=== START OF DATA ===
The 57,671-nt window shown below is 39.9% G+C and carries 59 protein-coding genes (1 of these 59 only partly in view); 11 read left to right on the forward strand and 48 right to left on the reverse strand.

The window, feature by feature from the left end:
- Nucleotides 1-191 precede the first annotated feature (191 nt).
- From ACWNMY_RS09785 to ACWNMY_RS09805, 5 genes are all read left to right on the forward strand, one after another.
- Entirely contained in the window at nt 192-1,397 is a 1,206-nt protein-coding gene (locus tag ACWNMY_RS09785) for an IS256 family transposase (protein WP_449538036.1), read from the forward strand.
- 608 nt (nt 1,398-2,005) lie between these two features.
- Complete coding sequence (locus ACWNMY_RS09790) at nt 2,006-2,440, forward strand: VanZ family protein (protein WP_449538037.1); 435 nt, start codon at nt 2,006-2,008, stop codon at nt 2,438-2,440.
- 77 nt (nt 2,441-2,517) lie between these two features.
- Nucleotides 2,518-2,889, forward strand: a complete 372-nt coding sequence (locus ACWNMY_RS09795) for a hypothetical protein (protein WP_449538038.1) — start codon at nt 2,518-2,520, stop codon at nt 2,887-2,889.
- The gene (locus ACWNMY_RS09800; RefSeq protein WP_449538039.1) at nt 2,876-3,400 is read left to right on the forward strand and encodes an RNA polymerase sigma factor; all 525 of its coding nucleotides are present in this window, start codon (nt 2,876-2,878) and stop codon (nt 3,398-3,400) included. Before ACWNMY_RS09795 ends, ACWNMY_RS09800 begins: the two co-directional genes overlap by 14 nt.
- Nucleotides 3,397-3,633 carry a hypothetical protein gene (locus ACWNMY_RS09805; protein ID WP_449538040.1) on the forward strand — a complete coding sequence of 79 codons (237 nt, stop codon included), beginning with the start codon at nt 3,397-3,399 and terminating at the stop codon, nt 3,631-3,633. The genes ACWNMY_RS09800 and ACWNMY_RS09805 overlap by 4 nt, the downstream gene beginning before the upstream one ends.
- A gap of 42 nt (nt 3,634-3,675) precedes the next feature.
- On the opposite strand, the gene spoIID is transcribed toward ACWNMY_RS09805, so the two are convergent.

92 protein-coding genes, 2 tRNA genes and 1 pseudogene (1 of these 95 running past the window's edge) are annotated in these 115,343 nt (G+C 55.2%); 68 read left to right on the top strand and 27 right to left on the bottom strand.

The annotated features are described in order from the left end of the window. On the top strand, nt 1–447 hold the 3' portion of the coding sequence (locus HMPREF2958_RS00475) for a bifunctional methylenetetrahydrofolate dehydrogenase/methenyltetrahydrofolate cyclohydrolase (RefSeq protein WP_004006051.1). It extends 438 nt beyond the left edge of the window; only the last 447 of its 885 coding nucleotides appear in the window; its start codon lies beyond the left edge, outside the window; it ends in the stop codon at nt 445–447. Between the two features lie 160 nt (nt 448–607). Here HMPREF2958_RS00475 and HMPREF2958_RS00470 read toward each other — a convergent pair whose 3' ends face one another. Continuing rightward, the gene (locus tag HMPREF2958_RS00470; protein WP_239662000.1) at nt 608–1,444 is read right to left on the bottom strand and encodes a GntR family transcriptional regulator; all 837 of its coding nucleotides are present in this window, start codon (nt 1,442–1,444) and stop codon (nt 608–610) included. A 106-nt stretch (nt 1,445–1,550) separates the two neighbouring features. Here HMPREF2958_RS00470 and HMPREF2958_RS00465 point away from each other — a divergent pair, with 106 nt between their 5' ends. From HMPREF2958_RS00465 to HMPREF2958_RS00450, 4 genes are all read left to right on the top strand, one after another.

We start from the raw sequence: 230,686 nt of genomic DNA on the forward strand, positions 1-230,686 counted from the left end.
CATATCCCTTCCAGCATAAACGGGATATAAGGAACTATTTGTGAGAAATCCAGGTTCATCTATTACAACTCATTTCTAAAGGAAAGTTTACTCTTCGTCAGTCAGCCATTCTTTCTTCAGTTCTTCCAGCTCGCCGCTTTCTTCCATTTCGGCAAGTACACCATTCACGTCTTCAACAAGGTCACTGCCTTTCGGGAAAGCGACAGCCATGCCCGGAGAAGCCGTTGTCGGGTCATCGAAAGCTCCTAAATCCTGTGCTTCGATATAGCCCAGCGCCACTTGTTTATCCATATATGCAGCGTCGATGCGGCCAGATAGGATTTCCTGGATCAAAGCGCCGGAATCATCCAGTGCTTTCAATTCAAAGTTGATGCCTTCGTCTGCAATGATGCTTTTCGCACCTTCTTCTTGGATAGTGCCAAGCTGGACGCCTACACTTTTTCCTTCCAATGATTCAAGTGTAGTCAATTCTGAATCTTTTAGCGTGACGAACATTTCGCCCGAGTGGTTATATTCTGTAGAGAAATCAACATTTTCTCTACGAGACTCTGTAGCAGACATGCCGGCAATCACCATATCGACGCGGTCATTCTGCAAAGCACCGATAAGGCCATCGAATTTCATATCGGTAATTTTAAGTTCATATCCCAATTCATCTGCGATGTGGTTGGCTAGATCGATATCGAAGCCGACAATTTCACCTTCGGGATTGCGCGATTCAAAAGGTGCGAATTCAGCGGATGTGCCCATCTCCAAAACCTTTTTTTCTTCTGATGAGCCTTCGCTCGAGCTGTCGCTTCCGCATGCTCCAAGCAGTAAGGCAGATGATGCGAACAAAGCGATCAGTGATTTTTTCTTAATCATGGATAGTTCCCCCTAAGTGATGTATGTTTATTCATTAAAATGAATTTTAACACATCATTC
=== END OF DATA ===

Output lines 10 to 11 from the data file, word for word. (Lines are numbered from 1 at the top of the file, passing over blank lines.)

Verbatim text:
- The gene (locus ACWNMY_RS09800; RefSeq protein WP_449538039.1) at nt 2,876-3,400 is read left to right on the forward strand and encodes an RNA polymerase sigma factor; all 525 of its coding nucleotides are present in this window, start codon (nt 2,876-2,878) and stop codon (nt 3,398-3,400) included. Before ACWNMY_RS09795 ends, ACWNMY_RS09800 begins: the two co-directional genes overlap by 14 nt.
- Nucleotides 3,397-3,633 carry a hypothetical protein gene (locus ACWNMY_RS09805; protein ID WP_449538040.1) on the forward strand — a complete coding sequence of 79 codons (237 nt, stop codon included), beginning with the start codon at nt 3,397-3,399 and terminating at the stop codon, nt 3,631-3,633. The genes ACWNMY_RS09800 and ACWNMY_RS09805 overlap by 4 nt, the downstream gene beginning before the upstream one ends.